By Lisa Rapaport

(Reuters Health) – Families of dying patients may feel better about end-of-life care in the ICU if they are granted simple wishes, like letting the patient taste a favorite meal or use a blanket from home, a small study suggests.

Researchers interviewed families and caregivers of 730 terminally ill patients about their experiences with the 3 Wishes Project (3WP), a program designed to create meaningful patient- and family-centered memories as part of compassionate end-of-life care.

“3WP facilitates compassionate care by recognizing the inherent dignity of dying patients and encouraging connections among patients, clinicians, and family members,” Dr. Deborah Cook of McMaster University in Hamilton, Ontario, and colleagues write in the Annals of Internal Medicine.

The goal of the study was to see how feasible it might be to implement the 3WP program at multiple facilities, how much families and clinicians appreciated the experiences, and how much it might cost to grant wishes to dying patients and their families on a regular basis.

The program focused on dying patients in intensive care units at four hospitals. Most required mechanical ventilation to breathe as well as medication to help their heart pump blood. Many were also on dialysis because their kidneys were failing.

Wishes varied widely and included things like taking patients outdoors, putting up seasonal decorations in hospital rooms, celebrating occasions like birthdays or anniversaries, renewing wedding vows, allowing for unlimited visitors, or assisting with legacies like organ donation or blood drives.

Overall, 3,325 wishes were granted. On averages, wishes cost only $5.19 apiece. Granting wishes appeared sustainable, given that hospitals continued to offer the 3WP program even after the study year ended.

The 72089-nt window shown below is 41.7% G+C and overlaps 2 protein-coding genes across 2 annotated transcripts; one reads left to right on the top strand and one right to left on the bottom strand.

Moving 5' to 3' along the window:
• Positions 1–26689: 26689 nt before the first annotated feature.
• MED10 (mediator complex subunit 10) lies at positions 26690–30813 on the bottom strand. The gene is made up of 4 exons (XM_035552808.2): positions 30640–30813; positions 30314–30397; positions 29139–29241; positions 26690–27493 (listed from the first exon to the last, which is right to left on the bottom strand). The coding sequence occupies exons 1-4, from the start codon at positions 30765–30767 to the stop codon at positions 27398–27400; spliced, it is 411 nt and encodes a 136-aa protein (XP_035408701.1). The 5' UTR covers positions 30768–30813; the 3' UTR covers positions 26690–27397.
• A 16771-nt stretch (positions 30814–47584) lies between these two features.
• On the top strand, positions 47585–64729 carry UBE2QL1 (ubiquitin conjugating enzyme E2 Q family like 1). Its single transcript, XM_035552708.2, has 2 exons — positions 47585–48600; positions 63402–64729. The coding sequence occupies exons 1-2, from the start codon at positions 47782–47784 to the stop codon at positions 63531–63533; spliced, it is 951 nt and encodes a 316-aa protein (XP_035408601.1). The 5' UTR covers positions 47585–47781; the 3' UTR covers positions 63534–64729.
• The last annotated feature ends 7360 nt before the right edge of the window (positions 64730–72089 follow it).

Family members and clinicians interviewed about 3WP felt the wishes helped foster human connection and helped family, friends, and caregivers focus on patients’ identities as unique individuals.

This runs counter to sterile intensive care environment where illness severity, reliance on technology, and patients’ inability to communicate can make it hard to deliver optimal end-of-life care, the study team writes.

Family members were comforted by having the opportunity to connect with each other and forge meaningful relationships with clinicians, appreciating clinicians’ explicit recognition of the dignity of their loved ones, researchers note.

Memory-making activities embedded in 3WP catalyze respectful care that may encourage families to recall positive memories of their loved one as a person, not a patient, which may ease grief, researchers also point out.

Focusing on connection and legacy may help ease some of the grief, stress, depression, and anxiety experienced by people whose family members die in the ICU, researchers note.

Humanizing the ICU experience for dying patients may also help address the needs of staff members who have high levels of burnout and distress, the study team writes. Clinicians’ negative experiences and feelings can be exacerbated when dying patients receive care that’s inconsistent with their wishes or prognosis or when communication with families doesn’t clarify what might help make the best of a bad situation. With 3WP, clinicians and families have a framework to collaborate in honoring patients during their final days, which may help improve job satisfaction for clinicians.

One limitation of the study is that most patients were incapacitated and unable to respond to wishes or participate in interviews about the experiences, the study team notes. This means the program was evaluated based on its impact only on families and caregivers.

SOURCE: Annals of Internal Medicine, online November 11, 2019.